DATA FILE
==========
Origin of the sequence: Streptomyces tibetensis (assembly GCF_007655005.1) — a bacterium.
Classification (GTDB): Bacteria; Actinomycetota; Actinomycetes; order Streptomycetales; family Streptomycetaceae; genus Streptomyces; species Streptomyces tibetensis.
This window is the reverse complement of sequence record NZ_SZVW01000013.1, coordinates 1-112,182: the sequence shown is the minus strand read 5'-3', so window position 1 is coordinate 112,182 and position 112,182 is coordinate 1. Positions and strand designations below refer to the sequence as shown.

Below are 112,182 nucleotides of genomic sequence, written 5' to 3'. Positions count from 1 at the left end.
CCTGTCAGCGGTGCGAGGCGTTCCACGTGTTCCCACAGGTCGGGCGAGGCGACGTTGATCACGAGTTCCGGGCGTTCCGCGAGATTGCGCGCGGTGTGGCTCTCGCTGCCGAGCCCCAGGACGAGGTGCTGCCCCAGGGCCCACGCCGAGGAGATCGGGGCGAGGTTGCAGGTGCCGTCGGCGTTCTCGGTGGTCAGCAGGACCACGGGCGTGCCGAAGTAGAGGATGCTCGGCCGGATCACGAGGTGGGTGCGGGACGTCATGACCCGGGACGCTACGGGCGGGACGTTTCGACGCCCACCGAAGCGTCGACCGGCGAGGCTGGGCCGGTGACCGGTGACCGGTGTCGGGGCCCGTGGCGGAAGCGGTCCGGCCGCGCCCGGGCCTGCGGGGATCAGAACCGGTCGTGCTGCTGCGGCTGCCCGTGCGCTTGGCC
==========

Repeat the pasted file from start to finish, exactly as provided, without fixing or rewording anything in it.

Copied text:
Origin of the sequence: Streptomyces tibetensis (assembly GCF_007655005.1) — a bacterium.
Classification (GTDB): Bacteria; Actinomycetota; Actinomycetes; order Streptomycetales; family Streptomycetaceae; genus Streptomyces; species Streptomyces tibetensis.
This window is the reverse complement of sequence record NZ_SZVW01000013.1, coordinates 1-112,182: the sequence shown is the minus strand read 5'-3', so window position 1 is coordinate 112,182 and position 112,182 is coordinate 1. Positions and strand designations below refer to the sequence as shown.

Below are 112,182 nucleotides of genomic sequence, written 5' to 3'. Positions count from 1 at the left end.
CCTGTCAGCGGTGCGAGGCGTTCCACGTGTTCCCACAGGTCGGGCGAGGCGACGTTGATCACGAGTTCCGGGCGTTCCGCGAGATTGCGCGCGGTGTGGCTCTCGCTGCCGAGCCCCAGGACGAGGTGCTGCCCCAGGGCCCACGCCGAGGAGATCGGGGCGAGGTTGCAGGTGCCGTCGGCGTTCTCGGTGGTCAGCAGGACCACGGGCGTGCCGAAGTAGAGGATGCTCGGCCGGATCACGAGGTGGGTGCGGGACGTCATGACCCGGGACGCTACGGGCGGGACGTTTCGACGCCCACCGAAGCGTCGACCGGCGAGGCTGGGCCGGTGACCGGTGACCGGTGTCGGGGCCCGTGGCGGAAGCGGTCCGGCCGCGCCCGGGCCTGCGGGGATCAGAACCGGTCGTGCTGCTGCGGCTGCCCGTGCGCTTGGCC